M id A tlantic R eal E state J ournal Publisher .................................................................Linda Christman Publisher ....................................................................Joe Christman Section Publisher .........................................................Steve Kelley Senior Editor/Graphic Artist ..................................... Karen Vachon Production Assistant ........................................................ Julie King Associate Publisher ................................................. Alissa Aronson Associate Publisher .............................................. Barbara Holyoke Office Manager .........................................................Joanne Gavaza Guest Columnist .......................Sean Brady, Cushman & Wakefield Mid Atlantic R eal E state J ournal ~ Published Semi-Monthly Periodicals postage paid at Rockland, Massachusetts and additional mailing offices Postmaster send address change to: Mid Atlantic Real Estate Journal, 312 Market St. Rockand, MA 02370 USPS #22-358 | Vol. 27 Issue 6 Subscription rates: $99 - one year, $198 - two years, $4 - single copy REPORT AN ERROR IMMEDIATELY MARE Journal will not be responsible for more than one incorrect insertion Toll-Free: (800) 584-1062 | MA: (781) 871-5298 | Fax: (781) 871-5299 www.marejournal.com

The Metro New Jersey Chapter of the Appraisal Institute Founded 1932 Proudly Announces 79 th Annual Princeton Conference Friday, April 24, 2015 Register at www.ai-newjersey.org, Marriott Hotel and Conference Center ~ 100 College Road East, Princeton, NJ The Princeton Conference is the longest running annual appraisal conference in the country. Every year since 1936, the Metro New Jersey Chapter of the Appraisal Institute has invited leaders in the real estate industry to offer their insight on the past, present, and future of real estate. Continuing Education Credit Approved for 6.5 CE hours by the Appraisal Institute and submitted to: New Jersey State Board of Real Estate Appraisers, New York State Board of Real Estate Appraisers and Insurance and Banking Board for Broker/Realtor CE for 6.5 hours. Also, submitted to the New Jersey Assessor Continuing Education Board for 3 credit in Property Tax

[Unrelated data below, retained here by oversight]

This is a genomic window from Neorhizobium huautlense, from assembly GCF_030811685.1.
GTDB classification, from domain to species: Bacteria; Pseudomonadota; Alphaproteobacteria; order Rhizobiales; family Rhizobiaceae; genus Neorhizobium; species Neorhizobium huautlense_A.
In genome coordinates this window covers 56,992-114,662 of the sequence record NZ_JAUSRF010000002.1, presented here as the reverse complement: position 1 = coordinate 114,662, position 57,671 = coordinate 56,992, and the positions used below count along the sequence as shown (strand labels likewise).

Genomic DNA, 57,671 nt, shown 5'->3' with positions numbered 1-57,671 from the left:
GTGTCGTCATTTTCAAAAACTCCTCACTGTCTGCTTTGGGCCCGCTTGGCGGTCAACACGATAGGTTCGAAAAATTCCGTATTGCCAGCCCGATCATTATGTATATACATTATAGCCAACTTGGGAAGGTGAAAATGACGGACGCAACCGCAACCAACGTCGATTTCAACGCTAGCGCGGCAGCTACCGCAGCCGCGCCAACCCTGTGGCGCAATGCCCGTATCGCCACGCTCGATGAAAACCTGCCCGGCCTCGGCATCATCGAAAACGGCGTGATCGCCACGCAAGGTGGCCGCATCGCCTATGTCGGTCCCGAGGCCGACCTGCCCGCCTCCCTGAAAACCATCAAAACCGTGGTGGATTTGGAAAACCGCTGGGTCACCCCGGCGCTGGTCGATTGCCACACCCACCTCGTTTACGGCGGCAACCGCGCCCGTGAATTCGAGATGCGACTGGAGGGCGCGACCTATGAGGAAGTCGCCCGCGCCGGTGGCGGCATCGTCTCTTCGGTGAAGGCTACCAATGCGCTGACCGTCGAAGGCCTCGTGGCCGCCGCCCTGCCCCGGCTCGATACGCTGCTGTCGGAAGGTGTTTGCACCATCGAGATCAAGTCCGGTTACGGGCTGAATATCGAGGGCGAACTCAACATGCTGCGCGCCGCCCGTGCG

o own or not to own a data center. If your organization owns its own data center or the build- ing that houses it, now is the time to consider selling. A new breed of specialized investor, one well versed in data center operational needs, is becoming increasingly active in acquiring corporate data centers (several of these players now own doz- ens of these properties) and leasing themback to the selling entity. They are paying top dol- lar, while at the same time the seller retains all the flexibilities they appreciated while owning the site. Why is this a good time to sell? Themarket today contains plenty of pent-up real estate capital. Investors are anxious to invest in data centers, espe- cially in the New York Metro area. We are seeing lower cap rates for this niche – which has proven to be one of the most stable in the entire real estate sector. At the same time, many corporate data centers have been in operation for almost 20 years. These assets are becoming antiquated. It does not make sense as an owner/ operator to wait and sell a data center building at the end of its useful life, when its infrastruc- ture has little remaining value. Additionally, owners/operators of these buildings typically do not upgrade the outside ap- pearance because they do not want to draw attention to the building or risk interrupting its day-to-day operation by knocking out the power or fiber. As such, at the end of a 15- to 20-year occupancy, it may cost more money to return the building back to Class A or B+ office building thanwhat can be gained by selling it at the end of this period. THE UPSIDE TO SELLING For these reasons, corporate data center owners should strongly consider the merits of selling while the time is right. There is no downside to this exercise. The national inves- tors active in the market today understand the data center industry as well as the nuances of data center ownership. They structure specialized leases that give the corporate data T A Paradigm Shift for Data Center Ownership Sean Brady

Administration and 3.5 credits in Property Appraisal and the NJ Board of Continuing Legal Education.

The Pennsylvania Board of Real Estate Appraisers accepts programs approved in New Jersey.

The views expressed by contributing columnists are not necessarily representative of the Mid Atlantic Real Estate Journal